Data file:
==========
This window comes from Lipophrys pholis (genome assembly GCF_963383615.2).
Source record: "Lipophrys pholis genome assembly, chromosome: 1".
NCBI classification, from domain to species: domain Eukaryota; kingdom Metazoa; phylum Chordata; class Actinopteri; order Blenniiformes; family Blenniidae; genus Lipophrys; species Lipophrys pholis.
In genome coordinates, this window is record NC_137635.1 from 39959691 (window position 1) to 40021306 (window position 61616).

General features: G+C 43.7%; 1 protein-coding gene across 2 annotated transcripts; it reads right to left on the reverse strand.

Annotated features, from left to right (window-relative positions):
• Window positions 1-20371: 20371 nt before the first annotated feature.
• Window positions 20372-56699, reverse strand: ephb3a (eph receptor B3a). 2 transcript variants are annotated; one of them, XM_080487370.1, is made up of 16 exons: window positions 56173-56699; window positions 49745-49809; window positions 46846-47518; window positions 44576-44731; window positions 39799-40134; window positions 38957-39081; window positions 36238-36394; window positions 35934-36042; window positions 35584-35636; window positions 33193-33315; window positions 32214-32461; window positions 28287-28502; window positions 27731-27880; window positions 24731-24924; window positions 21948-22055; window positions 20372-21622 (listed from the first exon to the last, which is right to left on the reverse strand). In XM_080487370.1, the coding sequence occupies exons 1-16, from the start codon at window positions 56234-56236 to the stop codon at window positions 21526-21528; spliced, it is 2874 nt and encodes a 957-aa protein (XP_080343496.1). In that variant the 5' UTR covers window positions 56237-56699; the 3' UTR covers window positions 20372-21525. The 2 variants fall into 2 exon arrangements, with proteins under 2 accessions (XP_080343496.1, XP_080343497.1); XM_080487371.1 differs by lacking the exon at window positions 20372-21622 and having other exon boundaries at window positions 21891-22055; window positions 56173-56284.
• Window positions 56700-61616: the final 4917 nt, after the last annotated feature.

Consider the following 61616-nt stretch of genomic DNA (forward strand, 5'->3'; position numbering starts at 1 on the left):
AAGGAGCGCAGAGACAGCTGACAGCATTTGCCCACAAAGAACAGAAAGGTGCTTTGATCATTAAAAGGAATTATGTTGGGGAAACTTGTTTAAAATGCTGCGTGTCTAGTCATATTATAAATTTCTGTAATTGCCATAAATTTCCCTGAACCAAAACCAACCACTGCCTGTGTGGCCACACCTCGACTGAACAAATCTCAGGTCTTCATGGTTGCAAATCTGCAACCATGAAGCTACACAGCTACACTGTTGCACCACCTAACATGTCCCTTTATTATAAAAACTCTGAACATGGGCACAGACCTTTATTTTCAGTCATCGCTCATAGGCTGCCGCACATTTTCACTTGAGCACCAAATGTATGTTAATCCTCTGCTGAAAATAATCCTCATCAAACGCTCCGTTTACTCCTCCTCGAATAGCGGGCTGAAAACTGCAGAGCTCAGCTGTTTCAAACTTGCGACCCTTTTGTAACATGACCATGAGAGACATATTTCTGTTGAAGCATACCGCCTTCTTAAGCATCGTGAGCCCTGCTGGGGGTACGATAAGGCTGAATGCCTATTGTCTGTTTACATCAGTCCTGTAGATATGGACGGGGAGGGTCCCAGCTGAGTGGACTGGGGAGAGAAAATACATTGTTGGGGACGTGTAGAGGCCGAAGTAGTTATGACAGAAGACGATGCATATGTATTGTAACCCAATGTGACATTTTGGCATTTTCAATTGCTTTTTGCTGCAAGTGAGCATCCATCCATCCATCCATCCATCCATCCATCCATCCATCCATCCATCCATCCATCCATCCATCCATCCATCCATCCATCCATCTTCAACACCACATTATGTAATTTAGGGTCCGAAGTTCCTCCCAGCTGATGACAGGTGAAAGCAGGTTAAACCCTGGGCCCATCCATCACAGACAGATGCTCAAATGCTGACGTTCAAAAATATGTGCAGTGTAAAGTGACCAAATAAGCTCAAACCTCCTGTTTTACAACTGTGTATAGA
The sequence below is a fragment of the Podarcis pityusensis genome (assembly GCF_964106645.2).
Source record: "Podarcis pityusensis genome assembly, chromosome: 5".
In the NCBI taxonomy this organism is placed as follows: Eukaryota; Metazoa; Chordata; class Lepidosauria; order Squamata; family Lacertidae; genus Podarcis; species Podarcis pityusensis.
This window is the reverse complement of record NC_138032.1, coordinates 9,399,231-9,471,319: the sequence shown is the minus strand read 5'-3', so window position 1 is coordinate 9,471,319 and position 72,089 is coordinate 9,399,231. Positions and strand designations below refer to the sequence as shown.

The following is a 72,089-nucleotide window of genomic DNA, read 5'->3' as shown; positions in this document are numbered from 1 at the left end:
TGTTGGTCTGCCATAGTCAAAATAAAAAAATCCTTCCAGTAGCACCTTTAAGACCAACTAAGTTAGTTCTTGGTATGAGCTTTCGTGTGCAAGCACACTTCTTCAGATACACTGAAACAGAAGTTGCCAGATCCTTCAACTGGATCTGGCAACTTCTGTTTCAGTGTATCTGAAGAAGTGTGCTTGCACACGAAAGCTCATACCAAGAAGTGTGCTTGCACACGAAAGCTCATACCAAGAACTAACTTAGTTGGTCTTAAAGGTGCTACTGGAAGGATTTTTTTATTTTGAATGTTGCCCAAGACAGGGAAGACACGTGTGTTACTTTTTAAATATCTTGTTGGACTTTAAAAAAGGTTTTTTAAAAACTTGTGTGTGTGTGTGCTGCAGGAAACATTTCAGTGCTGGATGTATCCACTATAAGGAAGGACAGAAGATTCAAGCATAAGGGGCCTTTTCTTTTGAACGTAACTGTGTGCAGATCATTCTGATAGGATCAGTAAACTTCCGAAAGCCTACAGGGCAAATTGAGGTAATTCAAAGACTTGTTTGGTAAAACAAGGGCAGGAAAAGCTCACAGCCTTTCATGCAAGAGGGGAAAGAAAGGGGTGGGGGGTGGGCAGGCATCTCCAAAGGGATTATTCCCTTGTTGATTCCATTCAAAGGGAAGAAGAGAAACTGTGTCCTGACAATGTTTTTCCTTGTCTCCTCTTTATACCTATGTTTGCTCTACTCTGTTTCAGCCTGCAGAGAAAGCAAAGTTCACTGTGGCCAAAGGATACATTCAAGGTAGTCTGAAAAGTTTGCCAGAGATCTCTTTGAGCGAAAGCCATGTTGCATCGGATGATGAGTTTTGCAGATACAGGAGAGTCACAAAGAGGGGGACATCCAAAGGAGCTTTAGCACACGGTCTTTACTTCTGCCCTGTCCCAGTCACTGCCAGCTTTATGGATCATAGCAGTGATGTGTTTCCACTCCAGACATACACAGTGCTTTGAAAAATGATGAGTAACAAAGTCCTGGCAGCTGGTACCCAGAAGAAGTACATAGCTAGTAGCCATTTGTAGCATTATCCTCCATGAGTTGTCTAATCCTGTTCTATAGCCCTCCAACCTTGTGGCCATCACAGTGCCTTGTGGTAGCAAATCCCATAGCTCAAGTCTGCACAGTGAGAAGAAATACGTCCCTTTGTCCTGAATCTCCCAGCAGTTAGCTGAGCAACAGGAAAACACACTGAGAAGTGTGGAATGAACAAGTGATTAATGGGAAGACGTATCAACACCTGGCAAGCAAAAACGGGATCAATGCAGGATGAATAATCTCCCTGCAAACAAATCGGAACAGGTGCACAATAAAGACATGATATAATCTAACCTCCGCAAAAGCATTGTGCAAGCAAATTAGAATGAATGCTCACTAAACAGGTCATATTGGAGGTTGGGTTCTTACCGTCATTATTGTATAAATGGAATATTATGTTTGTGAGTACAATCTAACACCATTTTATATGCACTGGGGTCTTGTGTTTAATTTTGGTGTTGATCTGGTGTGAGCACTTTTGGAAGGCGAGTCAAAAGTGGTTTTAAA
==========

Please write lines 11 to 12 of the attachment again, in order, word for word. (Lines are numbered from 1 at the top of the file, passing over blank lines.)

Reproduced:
AAGGAGCGCAGAGACAGCTGACAGCATTTGCCCACAAAGAACAGAAAGGTGCTTTGATCATTAAAAGGAATTATGTTGGGGAAACTTGTTTAAAATGCTGCGTGTCTAGTCATATTATAAATTTCTGTAATTGCCATAAATTTCCCTGAACCAAAACCAACCACTGCCTGTGTGGCCACACCTCGACTGAACAAATCTCAGGTCTTCATGGTTGCAAATCTGCAACCATGAAGCTACACAGCTACACTGTTGCACCACCTAACATGTCCCTTTATTATAAAAACTCTGAACATGGGCACAGACCTTTATTTTCAGTCATCGCTCATAGGCTGCCGCACATTTTCACTTGAGCACCAAATGTATGTTAATCCTCTGCTGAAAATAATCCTCATCAAACGCTCCGTTTACTCCTCCTCGAATAGCGGGCTGAAAACTGCAGAGCTCAGCTGTTTCAAACTTGCGACCCTTTTGTAACATGACCATGAGAGACATATTTCTGTTGAAGCATACCGCCTTCTTAAGCATCGTGAGCCCTGCTGGGGGTACGATAAGGCTGAATGCCTATTGTCTGTTTACATCAGTCCTGTAGATATGGACGGGGAGGGTCCCAGCTGAGTGGACTGGGGAGAGAAAATACATTGTTGGGGACGTGTAGAGGCCGAAGTAGTTATGACAGAAGACGATGCATATGTATTGTAACCCAATGTGACATTTTGGCATTTTCAATTGCTTTTTGCTGCAAGTGAGCATCCATCCATCCATCCATCCATCCATCCATCCATCCATCCATCCATCCATCCATCCATCCATCCATCCATCCATCCATCCATCTTCAACACCACATTATGTAATTTAGGGTCCGAAGTTCCTCCCAGCTGATGACAGGTGAAAGCAGGTTAAACCCTGGGCCCATCCATCACAGACAGATGCTCAAATGCTGACGTTCAAAAATATGTGCAGTGTAAAGTGACCAAATAAGCTCAAACCTCCTGTTTTACAACTGTGTATAGA
The sequence below is a fragment of the Podarcis pityusensis genome (assembly GCF_964106645.2).